Last Updated on May 6, 2015, by eNotes Editorial. Word Count: 588
“All Bread” expresses the core of Atwood’s vision: humankind’s love-hate relationship with the natural world, as well as with the dichotomies of its own nature. This vision is delineated through a voice that is ironic in tone, suitable for exploring the conflicts and ambiguities of humankind’s struggles to survive both...
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“All Bread” expresses the core of Atwood’s vision: humankind’s love-hate relationship with the natural world, as well as with the dichotomies of its own nature. This vision is delineated through a voice that is ironic in tone, suitable for exploring the conflicts and ambiguities of humankind’s struggles to survive both physically and psychically.
In an earlier poem, “Progressive Insanities of a Pioneer” (The Animals in That Country, 1968), Atwood defines the power struggle between humans and nature as “the tension/ between subject and object.” Part of this tension lies in humans’ recognition of nature as mainly predatory, and of human existence as a struggle both to survive and also to subvert these same predatory tendencies in the human character. The very real struggles of early Canadian settlers from Europe, many of whom were unsuited to the harsh Canadian climate and landscape, have provided Atwood with the perfect metaphor for exploring the nature-humankind relationship. In her own study, Survival: A Thematic Guide to Canadian Literature (1972), Atwood concludes the chapter “Nature the Monster” by observing, “Nature is a monster, perhaps, only if you come to it with unreal expectations or fight its conditions rather than accepting them or learning to live with them.”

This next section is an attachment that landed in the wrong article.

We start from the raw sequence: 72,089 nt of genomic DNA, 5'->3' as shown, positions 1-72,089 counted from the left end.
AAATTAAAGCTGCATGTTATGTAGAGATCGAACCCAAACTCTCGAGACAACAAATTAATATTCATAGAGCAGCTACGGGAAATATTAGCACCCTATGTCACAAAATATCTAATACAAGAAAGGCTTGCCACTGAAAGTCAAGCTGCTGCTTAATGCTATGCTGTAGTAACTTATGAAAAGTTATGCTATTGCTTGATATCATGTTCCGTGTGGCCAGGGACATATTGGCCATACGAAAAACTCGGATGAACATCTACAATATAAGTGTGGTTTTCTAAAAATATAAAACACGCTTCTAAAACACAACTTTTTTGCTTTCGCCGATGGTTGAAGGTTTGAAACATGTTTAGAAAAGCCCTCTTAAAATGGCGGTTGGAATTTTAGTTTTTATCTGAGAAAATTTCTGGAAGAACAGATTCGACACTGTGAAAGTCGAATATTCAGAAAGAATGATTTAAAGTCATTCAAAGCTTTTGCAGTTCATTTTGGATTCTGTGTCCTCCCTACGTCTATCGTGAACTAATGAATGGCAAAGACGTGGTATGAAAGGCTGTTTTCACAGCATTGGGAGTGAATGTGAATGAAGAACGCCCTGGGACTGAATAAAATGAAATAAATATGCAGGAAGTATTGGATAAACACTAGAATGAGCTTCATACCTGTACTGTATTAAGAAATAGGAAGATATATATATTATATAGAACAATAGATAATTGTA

The speaker of “All Bread” begins by expressing outright distaste for natural processes: “All bread is made of . . .// the bodies of dead animals, the teeth/ and backbones, what is left/ after the ravens.” Soon comes acknowledgment of how human labor on the earth can be consecrated by nature: “good water which is the first/ gift, four hours.” Finally, there is a quiet acceptance of the relationship between humankind and nature: “to know what you devour/ is to consecrate it,/ almost.” Critic Jean Mallinson observes, “ ‘All Bread’records a kind of reconciliation with the muck of the world, the ooze and dung and dirt of it, which is part of the poet’s dispraise of life in other poems.”
Secondary in “All Bread” is a parallel aspect of conflict that also informs Atwood’s vision: the power struggle between the sexes. As with the struggle between humanity and nature, the perspective of the poem evolves from forceful and ironic to calm and accepting. In the course of the poem, the speaker (whose tone and point of view are almost certainly female) makes reference to shared physical work and to the exclusively female pain of childbirth. Female imagery abounds in stanza 2, where the inextricable interweaving of death and life is strongest in the metaphors used to describe the bread baking. “Live burial under a moist cloth,/the row/ of white famine bellies,” while somewhat glibly and gratuitously evoking the ovens of concentration camps, above all suggests the joyful pain of childbirth labor: “swollen and taut in the oven,/ lungfuls of warm breath stopped.” References in stanza 3, where the tone becomes more intimate with the use of the second-person “you,” are to shared sexual love—“. . . the salt taste/ of your hands after nine/ strokes of the axe, the salt/ taste of your mouth.” Finally, in stanza 4, Atwood refers to the shared ceremony that celebrates life’s sacraments such as marriage.
“All Bread” may be viewed as a personal epiphany, or revelation, in which the speaker contemplates, at first with ironic distaste but finally with benign acceptance, the paradoxical truth of existence: that death and life are inextricably entwined, and that human relationships, especially between the sexes, are founded on the same interdependence. In this poem, the sanctity of life, despite its elements of grossness and drudgery, is celebrated.